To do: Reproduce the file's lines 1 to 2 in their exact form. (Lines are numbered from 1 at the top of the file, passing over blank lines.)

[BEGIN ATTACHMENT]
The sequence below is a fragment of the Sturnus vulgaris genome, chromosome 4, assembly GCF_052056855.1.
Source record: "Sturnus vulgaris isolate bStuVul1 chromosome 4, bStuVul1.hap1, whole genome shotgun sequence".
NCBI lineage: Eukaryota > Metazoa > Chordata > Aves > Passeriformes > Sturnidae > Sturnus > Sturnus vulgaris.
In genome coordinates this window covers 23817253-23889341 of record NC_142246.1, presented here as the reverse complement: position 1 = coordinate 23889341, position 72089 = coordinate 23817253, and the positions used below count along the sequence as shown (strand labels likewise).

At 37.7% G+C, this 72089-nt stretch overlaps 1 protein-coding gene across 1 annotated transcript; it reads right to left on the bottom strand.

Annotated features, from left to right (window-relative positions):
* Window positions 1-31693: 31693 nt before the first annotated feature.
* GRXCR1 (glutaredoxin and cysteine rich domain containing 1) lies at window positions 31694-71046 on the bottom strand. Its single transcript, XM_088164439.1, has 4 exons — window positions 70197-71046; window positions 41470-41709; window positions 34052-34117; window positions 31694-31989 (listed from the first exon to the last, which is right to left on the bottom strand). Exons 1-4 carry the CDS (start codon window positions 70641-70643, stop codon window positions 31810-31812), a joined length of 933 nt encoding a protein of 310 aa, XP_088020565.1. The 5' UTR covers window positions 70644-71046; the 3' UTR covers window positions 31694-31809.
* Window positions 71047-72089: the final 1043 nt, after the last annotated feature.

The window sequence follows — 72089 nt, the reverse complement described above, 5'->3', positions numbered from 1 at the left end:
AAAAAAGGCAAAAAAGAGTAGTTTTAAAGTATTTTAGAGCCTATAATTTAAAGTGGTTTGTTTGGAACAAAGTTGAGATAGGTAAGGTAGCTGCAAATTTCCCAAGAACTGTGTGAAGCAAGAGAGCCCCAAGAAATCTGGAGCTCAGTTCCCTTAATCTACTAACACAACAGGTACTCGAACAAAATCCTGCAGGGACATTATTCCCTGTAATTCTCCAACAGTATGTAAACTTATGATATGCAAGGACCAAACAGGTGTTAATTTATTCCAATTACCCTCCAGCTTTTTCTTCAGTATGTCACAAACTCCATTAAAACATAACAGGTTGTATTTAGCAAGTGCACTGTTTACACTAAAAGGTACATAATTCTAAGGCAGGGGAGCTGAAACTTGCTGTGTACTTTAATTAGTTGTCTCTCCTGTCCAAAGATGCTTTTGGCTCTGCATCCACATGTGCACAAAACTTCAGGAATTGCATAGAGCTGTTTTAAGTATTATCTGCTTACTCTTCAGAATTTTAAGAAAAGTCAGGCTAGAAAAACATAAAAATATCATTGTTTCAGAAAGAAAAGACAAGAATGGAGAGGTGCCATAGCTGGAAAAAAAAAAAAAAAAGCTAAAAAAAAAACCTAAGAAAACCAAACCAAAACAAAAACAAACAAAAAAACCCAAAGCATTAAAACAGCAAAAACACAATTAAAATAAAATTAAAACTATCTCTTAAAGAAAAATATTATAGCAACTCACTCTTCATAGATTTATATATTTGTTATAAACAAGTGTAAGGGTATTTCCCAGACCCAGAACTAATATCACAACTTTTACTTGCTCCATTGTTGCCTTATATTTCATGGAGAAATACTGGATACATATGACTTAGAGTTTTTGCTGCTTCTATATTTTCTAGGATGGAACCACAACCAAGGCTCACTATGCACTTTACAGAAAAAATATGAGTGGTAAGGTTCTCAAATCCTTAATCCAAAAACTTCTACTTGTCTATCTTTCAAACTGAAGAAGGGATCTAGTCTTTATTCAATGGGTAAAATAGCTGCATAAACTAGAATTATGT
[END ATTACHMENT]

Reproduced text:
The sequence below is a fragment of the Sturnus vulgaris genome, chromosome 4, assembly GCF_052056855.1.
Source record: "Sturnus vulgaris isolate bStuVul1 chromosome 4, bStuVul1.hap1, whole genome shotgun sequence".